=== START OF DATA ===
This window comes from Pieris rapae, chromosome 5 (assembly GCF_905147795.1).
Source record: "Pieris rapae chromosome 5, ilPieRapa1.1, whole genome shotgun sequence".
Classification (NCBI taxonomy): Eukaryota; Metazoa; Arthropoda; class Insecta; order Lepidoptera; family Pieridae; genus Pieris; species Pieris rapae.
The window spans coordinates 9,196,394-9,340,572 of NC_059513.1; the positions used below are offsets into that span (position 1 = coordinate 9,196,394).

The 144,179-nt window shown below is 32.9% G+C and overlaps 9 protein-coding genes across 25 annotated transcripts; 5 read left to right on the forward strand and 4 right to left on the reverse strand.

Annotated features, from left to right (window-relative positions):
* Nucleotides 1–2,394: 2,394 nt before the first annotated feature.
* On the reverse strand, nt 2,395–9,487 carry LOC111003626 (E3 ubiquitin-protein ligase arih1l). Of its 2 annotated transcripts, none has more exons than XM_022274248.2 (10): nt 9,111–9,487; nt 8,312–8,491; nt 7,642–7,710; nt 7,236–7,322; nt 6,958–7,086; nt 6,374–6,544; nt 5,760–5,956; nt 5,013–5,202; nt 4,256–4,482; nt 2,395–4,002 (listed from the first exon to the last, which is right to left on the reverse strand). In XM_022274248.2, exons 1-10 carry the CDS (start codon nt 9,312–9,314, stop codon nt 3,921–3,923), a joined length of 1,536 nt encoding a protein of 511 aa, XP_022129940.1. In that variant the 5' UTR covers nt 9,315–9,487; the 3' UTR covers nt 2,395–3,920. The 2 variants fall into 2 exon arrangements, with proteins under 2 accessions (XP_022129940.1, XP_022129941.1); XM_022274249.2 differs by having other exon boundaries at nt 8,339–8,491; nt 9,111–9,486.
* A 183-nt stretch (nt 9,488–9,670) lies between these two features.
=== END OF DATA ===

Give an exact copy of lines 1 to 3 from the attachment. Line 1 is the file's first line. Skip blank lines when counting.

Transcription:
This window comes from Pieris rapae, chromosome 5 (assembly GCF_905147795.1).
Source record: "Pieris rapae chromosome 5, ilPieRapa1.1, whole genome shotgun sequence".
Classification (NCBI taxonomy): Eukaryota; Metazoa; Arthropoda; class Insecta; order Lepidoptera; family Pieridae; genus Pieris; species Pieris rapae.